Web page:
A Reminder: Let candidates know what we voters deem important
by Dick Yarbrough
October 05, 2013 12:34 AM | 973 views | 0 0 comments | 17 17 recommendations | email to a friend | print
Dick Yarbrough
Dick Yarbrough
I understand that the government of the U.S. of A has closed its doors for the time being. Given that I have been waiting for months for my refund check from the Internal Revenue Service, I thought the purring machine that is our federal government had turned out the lights and gone home a long time ago.

Fortunately, the National Security Administration is still in business and can continue to listen in on my conversations with Jack and Jill, the two forlorn mules living in Montana or Canada –– I get those places mixed up –– and can read my emails from those brave souls in Ethiopia or Estonia –– I get those places mixed up, too –– who are trying to sneak millions of dollars out of the country and need my help and my bank account number.

Which brings me to the current 11th District Congressional race –– see how easy I make these transitions? It’s a gift –– I get amused at the promises the candidates are making about how they will go to Washington and change things if we will elect them to Congress. Horse feathers. We know better than that and they do, too. The ones we have already sent there haven’t made much of a dent in a dysfunctional political process being held hostage by special interest groups. Whoever we elect next November won’t, either. In fact, other than Bob “I Feel Strongly Both Ways” Barr who served four terms in Congress, it will be two years before the Speaker of the House knows their name.

What our current candidates need to remember as they promise to make the federal government run smoother than a Swiss clock is that they will get booted out of office quicker for poor constituent service than for their political positions.

If you call your representative’s office to get some help with your Social Security check or a passport and your representative doesn’t respond quickly and efficiently, it really doesn’t matter how much they know about the International Monetary Fund or that Wolf Blitzer has them on speed dial; chances are you won’t vote for them again and you will tell all your neighbors how you were treated. It also reinforces the negative perception of our members of Congress being out-of-touch with We the Unwashed.

We will put up with a lot of pontificating from our politicians on everything from Obamacare to abortion, but when we call them they had better be ready to help us. A lot of that depends on how well-trained their staff is in constituent services and what kind of priority it has in the member’s office.

In my more than two decades of dealing with the U.S. Congress, I can cite a number of examples of prominent politicians –– including several members of the Georgia delegation ––who forgot the importance of constituent service and were sent packing. I remember one prominent senator from a Midwestern state crying on television because he had been rejected by the voters. He was bigger than a bread box in international affairs, but he forgot to do the small things back home. Political positions are important to us but the ability to help us cut through the bureaucracy and red tape that is our federal government is what will keep a member of Congress on the job.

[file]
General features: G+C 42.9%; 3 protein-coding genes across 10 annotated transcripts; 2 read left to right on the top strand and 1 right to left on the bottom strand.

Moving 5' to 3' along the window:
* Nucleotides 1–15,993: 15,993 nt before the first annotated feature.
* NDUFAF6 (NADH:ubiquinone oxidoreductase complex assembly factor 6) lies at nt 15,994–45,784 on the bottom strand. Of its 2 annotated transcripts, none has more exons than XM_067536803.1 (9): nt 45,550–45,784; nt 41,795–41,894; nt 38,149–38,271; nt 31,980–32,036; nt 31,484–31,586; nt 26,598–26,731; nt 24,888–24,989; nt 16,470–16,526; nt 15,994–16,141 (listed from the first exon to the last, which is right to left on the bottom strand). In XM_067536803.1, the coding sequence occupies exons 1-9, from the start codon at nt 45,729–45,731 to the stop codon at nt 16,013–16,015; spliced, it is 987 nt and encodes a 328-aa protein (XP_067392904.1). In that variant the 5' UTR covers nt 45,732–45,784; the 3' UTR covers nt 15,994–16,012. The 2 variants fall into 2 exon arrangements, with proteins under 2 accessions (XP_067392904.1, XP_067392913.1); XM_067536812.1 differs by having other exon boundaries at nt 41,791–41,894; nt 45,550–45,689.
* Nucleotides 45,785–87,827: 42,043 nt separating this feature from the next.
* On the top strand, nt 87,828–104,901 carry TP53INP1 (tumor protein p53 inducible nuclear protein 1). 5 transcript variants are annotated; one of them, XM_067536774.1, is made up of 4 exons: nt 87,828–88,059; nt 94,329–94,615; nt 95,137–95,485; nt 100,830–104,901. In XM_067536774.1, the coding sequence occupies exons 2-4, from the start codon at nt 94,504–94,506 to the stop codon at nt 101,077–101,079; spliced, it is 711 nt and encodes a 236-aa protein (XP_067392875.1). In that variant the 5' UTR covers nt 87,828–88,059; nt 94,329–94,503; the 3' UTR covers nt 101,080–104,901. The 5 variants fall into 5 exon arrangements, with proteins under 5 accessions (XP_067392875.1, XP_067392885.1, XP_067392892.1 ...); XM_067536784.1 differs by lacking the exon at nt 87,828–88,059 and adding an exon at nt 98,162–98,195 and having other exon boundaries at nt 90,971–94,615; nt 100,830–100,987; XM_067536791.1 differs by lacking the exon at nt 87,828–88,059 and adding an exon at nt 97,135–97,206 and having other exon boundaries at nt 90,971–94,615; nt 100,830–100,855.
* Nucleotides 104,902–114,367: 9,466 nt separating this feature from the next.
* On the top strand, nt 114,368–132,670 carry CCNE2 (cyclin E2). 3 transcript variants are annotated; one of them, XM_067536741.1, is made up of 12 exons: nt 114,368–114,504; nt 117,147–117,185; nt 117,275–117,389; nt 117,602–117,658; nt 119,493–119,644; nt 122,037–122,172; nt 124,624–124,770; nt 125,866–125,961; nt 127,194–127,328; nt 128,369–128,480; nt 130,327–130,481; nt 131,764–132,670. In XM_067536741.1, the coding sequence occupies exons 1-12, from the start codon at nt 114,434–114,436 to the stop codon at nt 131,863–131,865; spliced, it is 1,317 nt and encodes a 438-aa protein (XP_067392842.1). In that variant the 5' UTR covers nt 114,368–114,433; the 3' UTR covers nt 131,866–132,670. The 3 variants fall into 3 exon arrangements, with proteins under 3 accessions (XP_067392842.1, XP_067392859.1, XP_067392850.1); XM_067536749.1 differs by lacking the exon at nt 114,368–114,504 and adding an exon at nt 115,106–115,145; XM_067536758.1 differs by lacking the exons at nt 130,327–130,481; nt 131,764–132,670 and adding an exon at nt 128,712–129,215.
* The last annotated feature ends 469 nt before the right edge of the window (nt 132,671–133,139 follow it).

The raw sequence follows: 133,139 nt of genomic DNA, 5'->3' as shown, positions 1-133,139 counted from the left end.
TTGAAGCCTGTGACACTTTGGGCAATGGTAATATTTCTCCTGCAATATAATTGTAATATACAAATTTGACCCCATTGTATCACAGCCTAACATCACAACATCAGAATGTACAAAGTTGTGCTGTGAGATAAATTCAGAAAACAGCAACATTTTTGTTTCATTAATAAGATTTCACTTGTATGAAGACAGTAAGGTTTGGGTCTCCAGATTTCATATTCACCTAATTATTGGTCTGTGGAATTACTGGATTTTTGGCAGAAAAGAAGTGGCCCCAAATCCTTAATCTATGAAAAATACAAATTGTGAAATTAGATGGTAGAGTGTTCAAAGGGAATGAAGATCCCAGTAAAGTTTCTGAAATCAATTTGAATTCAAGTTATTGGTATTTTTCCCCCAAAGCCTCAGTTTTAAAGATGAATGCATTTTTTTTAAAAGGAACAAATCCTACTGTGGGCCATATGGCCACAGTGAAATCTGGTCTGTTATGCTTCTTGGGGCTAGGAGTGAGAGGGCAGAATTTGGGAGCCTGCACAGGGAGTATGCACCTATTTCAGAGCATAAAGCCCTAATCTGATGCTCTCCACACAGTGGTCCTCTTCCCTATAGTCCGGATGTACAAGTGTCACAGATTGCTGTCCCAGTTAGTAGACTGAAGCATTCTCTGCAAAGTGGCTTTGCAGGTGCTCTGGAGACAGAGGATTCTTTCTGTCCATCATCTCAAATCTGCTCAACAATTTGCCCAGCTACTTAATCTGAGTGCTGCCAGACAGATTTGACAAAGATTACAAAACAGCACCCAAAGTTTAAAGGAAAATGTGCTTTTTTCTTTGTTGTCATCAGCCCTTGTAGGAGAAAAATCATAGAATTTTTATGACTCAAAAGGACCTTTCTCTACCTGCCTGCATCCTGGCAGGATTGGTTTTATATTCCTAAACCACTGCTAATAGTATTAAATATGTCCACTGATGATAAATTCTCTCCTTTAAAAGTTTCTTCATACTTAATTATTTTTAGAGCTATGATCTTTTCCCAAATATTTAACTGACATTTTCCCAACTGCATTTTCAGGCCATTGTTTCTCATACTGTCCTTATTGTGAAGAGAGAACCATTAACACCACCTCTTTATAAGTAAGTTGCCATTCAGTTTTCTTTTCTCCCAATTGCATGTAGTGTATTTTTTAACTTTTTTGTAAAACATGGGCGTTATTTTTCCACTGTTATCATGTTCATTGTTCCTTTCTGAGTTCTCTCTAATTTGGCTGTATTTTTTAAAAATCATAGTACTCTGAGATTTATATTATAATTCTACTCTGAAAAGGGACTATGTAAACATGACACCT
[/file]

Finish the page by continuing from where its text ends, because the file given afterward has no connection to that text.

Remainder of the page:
Fletcher Thompson was a young Republican Congressman representing the Tri-Cities area of Atlanta when the GOP could have held their annual conventions in a phone booth. As my mother was preparing to retire, she discovered she could not get Social Security because of a bureaucratic error on the government’s part. No amount of phone calls from my mother or from me made a particle of difference. We felt helpless. In desperation, I called the congressman and asked for his intervention. The next day, a contrite bureaucrat contacted us to say they had managed to work the problem out. Go figure.

I read with interest Mr. Thompson’s letters regarding the happenings of the Cobb EMC in the MDJ. I think back to when he was our representative in Congress. I can’t recall what positions he took on the burning issues of those days. It didn’t matter. I just remember that when my mother needed his help, he came through immediately. She would have voted for him if he had proposed putting a pig’s face on a quarter. I would have, too.

So when you hear the promises our candidates in the 11th District are making about the impact they will have when we send one of them to Washington to represent us, look past all the smoke-blowing and ask yourself who you think can best help you when you need them. That is who you want representing you in the 11th District.

You can reach Dick Yarbrough at yarb2400@bellsouth.net or P.O. Box 725373, Atlanta, Georgia 31139.
Comments-icon Post a Comment
No Comments Yet
*We welcome your comments on the stories and issues of the day and seek to provide a forum for the community to voice opinions. All comments are subject to moderator approval before being made visible on the website but are not edited. The use of profanity, obscene and vulgar language, hate speech, and racial slurs is strictly prohibited. Advertisements, promotions, spam, and links to outside websites will also be rejected. Please read our terms of service for full guides